A WOMAN who was kept awake during complex brain surgery has thanked doctors at Coventry’s University Hospital.
Tracy Webb, a British Masters Champion Hurdler from Rugby, spoke with doctors while she had a tumour removed from her brain. After the ‘awake craniotomy’ she took just three days to recover before being allowed home.
Mrs Webb, a registrar and mother of two, first noticed that she had a problem 18 months ago when her arm was getting tired from doing simple tasks such as picking up drinks. Her job as a registrar was affected as she found if difficult to grip a pen, crucial in her role registering births, deaths and marriages in Rugby.
After visiting her doctor she was referred to Dr Andrea Lindahl, consultant neurologist with interest in movement disorders at the University Hospitals Coventry and Warwickshire NHS Trust. She noted that a previous suggestion that she had a condition which causes muscles to contract or twist was not right and ordered a brain scan. This scan revealed a tumour in Tracy’s ‘motor strip’ which was leading to weakness and problems in her right arm.
Dr Hiten Mehta, consultant neuro-radiologist and his team of specialist radiographers, carried out a sophisticated MRI scan of the brain which mapped the tumour and its close relationship to brain’s motor cortex - which controls movement in the right arm.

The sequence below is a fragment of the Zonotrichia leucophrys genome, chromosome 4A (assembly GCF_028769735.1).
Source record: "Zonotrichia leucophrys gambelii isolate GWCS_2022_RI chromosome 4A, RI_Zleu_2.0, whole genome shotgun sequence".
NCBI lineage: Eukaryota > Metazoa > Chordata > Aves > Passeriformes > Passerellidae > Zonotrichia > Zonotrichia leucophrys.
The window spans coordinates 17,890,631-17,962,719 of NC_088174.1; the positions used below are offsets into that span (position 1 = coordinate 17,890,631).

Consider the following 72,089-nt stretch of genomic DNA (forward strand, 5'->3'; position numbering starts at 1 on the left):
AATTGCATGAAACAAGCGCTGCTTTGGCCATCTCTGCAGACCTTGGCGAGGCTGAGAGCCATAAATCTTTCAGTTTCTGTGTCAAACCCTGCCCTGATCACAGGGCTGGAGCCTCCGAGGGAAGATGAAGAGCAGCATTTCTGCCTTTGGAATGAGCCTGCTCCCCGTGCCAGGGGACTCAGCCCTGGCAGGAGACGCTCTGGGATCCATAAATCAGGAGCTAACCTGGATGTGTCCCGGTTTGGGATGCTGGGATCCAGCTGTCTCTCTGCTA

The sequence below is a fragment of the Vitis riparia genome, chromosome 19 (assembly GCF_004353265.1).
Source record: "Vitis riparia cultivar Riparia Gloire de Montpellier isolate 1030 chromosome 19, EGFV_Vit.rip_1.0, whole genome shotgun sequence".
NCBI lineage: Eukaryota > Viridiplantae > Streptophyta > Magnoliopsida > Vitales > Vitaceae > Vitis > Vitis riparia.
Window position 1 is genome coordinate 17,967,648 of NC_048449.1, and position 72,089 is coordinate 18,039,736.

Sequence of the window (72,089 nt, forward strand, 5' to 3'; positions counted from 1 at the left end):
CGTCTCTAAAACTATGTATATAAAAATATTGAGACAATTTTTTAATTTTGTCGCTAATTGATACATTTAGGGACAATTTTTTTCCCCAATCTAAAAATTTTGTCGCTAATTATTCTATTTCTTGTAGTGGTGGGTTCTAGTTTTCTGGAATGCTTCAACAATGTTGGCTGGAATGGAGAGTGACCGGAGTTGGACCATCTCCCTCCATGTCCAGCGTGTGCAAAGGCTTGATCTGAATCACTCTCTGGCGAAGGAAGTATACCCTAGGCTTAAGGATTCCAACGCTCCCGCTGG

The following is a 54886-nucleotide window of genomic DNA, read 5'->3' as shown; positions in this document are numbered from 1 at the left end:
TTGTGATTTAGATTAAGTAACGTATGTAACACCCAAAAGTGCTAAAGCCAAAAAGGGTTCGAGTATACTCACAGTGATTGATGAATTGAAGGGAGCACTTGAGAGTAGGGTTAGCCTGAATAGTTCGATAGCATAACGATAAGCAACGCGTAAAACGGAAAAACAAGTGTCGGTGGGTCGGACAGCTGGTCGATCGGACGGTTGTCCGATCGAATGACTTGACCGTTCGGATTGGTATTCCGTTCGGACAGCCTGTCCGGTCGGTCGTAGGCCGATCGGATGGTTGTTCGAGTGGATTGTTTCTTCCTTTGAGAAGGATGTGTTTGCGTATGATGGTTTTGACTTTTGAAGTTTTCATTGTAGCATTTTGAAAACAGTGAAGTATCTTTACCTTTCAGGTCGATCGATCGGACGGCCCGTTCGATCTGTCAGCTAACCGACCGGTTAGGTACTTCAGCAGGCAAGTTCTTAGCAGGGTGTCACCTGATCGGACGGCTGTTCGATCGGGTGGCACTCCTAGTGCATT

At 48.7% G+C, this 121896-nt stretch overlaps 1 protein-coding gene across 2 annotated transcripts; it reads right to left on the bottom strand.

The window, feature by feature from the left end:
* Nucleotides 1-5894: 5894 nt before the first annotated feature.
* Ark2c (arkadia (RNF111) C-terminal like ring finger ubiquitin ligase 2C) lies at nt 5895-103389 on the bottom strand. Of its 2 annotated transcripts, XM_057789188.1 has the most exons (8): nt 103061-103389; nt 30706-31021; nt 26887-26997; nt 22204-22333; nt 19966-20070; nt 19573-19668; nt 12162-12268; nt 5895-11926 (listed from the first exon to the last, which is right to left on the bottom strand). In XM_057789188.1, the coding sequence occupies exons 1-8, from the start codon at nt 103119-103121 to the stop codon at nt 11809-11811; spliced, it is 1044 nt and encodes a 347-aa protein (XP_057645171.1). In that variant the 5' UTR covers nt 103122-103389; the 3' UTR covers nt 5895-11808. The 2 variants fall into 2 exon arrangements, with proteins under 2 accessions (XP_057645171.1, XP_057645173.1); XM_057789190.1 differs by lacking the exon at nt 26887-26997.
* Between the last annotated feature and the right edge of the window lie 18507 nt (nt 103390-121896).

A team at the hospital made up of consultant neurosurgeons Hussien El-Maghraby, Shabin Joshi and consultant anaesthetist Robin Correa operated for two and a half hours to remove a large amount of the tumour.
Tracy said: “I am so grateful to the doctors and all the team at University Hospital, firstly for spotting the tumour and secondly for performing the operation so successfully. When Mr El-Maghraby explained that I would be awake during the operation on my brain I was quite apprehensive, but he was quick to explain the procedure in detail and I had total trust in him when he said it would be fine.
“In fact they were so happy with my progress that I was allowed home on the Friday after spending only three days in hospital, which is amazing.”
Mr El-Maghraby exlained: “Keeping the patient awake has the benefit of ensuring that other functioning parts of the brain are not affected.
“It is only down to the dedicated team at UHCW that we are able to perform such cutting-edge operations.”